Not long before jumping out of a perfectly good airplane on D-Day, 1944, as a WWII combat photographer my grandfather, Jim Bates, photographed Franklin D. Roosevelt.  The president was conducting an inspection of the infantry division at Camp Gruber in Oklahoma shortly before their deployment to England and ultimately, beach landings at Normandy.

As Jim lined up and composed his image in the small gazebo where reporters and photographers were assembled with the President, the flashbulb exploded in FDR’s face.  In the blink of an eye all the president’s men jumped on my grandfather pinning him to the floor in the corner of the gazebo. 

What happened next was fascinating and I didn’t comprehend the significance of what unfolded until almost 25 years after I first heard the story.

The President, in a commanding yet reassuring tone said “it’s ok boys, he’s just trying to do his job and get his shot. Those flash bulbs are unreliable and explode all the time.”  He then asked Jim what pose and angle he’d like and Jim asked him for the salute he had just given to the assembled troops.  My grandfather made his image and the show carried on. 

Whether FDR had actually seen other flashbulbs explode is debatable…and almost irrelevant.  How he responded, by bringing light rather than heat to the situation was an exemplary act of self-awareness and self-discipline.  He recognized that, as he was about to deploy 16 million Americans, or about 11% of our population at the time, into the greatest conflict in world history, the eyes and ears of the world would look to him to set an example.

FDR didn’t show fear, anger or even surprise.  He demonstrated calm and steady reassurance.  He brought objectivity and perspective to heated moment.  That’s what America needed and that’s what he knew would be reported that day.  In the face of all that FDR had on his mind that took extraordinary discipline and self-awareness.  He was keenly aware of how his reactions would be perceived by and impact others.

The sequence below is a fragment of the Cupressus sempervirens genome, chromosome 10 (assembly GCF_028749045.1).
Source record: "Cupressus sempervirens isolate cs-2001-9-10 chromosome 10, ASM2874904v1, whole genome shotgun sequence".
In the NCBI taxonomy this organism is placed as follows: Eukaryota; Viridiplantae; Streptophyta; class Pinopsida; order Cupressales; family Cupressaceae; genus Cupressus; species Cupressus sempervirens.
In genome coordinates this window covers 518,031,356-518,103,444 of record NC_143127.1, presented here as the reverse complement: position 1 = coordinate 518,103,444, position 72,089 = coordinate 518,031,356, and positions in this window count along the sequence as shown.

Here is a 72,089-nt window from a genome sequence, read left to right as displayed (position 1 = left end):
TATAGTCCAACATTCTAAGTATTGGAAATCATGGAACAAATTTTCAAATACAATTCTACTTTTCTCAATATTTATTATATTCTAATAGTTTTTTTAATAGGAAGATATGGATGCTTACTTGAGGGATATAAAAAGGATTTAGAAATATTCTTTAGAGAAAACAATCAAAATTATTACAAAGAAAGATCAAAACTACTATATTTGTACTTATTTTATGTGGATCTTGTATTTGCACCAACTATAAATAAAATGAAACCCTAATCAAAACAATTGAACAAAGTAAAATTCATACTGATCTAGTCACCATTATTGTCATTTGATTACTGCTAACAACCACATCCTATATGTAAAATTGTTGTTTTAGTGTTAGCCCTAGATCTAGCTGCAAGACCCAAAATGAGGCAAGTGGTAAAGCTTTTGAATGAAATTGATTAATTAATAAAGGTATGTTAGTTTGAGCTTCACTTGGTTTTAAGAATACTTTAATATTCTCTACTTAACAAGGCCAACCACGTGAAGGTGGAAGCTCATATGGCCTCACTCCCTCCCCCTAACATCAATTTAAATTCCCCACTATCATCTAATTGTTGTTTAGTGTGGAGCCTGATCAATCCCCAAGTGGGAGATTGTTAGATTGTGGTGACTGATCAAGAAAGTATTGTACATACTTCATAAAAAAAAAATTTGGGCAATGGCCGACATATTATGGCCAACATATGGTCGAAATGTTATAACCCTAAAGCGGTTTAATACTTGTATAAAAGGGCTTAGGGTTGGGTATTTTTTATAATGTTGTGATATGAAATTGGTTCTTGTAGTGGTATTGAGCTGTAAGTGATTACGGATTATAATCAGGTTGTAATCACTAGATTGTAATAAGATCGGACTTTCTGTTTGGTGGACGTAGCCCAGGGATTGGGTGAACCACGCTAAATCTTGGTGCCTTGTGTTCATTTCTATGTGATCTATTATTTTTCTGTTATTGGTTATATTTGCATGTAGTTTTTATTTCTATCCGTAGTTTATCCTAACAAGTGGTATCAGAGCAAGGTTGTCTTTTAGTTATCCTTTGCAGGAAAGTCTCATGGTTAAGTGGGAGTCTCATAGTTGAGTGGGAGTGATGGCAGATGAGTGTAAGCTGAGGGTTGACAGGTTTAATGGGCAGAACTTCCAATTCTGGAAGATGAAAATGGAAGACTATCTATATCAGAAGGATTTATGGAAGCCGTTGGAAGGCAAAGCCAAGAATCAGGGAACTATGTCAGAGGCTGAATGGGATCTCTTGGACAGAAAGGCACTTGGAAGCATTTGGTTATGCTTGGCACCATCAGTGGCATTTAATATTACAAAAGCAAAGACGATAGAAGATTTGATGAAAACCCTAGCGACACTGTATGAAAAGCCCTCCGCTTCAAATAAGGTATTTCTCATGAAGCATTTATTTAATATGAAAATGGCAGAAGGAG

In our work with the Bates ExPI™ model, we frequently see executives challenged by both Restraint and Composure.  While these two facets often travel together, Restraint is more about the consistency in how one shows up on a day to day basis; displaying a calm disposition.  Composure, on the other hand is more situational.  Do you display grace under pressure?  Are you steady in a crisis?  When things hit the fan do you generate light (literally in this case!) rather than heat?

So, you might ask, “How exactly do I go about bringing light rather than heat?” 

  1. Understand and be aware of your triggers; that your grace can be challenged when under pressure. You can’t make progress unless you are aware of and willing to admit you are challenged by certain difficult situations.  Get feedback from peers, managers and directs.  How do they perceive your behavior? 
  1. Create some time and space between the stimulus that is triggering you and your response. You might ask a clarifying question to buy a little time and better inform your response.  You could also take a deep breath, drink some water, or count to 3…or 10(!!) to allow time to dial back, and ensure your response is measured and appropriate.  Finally, you could also choose to defer an answer until you’ve had time to give it additional thought and suggest “we take it off line.”
  1. In the heat of the moment, ask yourself one critical question: “Does what I want to say need to be said right now, right here, by me? As a recovering Restraint and Composure-holic, this one has resonated most for me and many of the executives I’ve worked with over the years.  When I started asking myself that question, I began to find that 99% of the time I couldn’t answer “yes” to all 3 parts so I kept my mouth shut.  Consequently, my ability to influence others improved significantly over time.

Bonus Pro Tip:  This one is from a boss.  She had remarkable people skills and was a bottomless well of patience and caring.  She suggested that I try softening my response in these situations by preceding my comment with the words “Perhaps…” or “What if…”   Those few simple words had the amazing effect of paving the runway and ensuring my response would land safely.

To this day when I feel my composure or restraint being challenged and becoming threadbare I ask myself “how would FDR respond…what face would he show the world?” I then employ the techniques described here to ensure I bring FDR’s light….not heat.   I feel very fortunate to have FDR’s personal interaction with my grandfather to learn this lesson…even if it took me 25 years!




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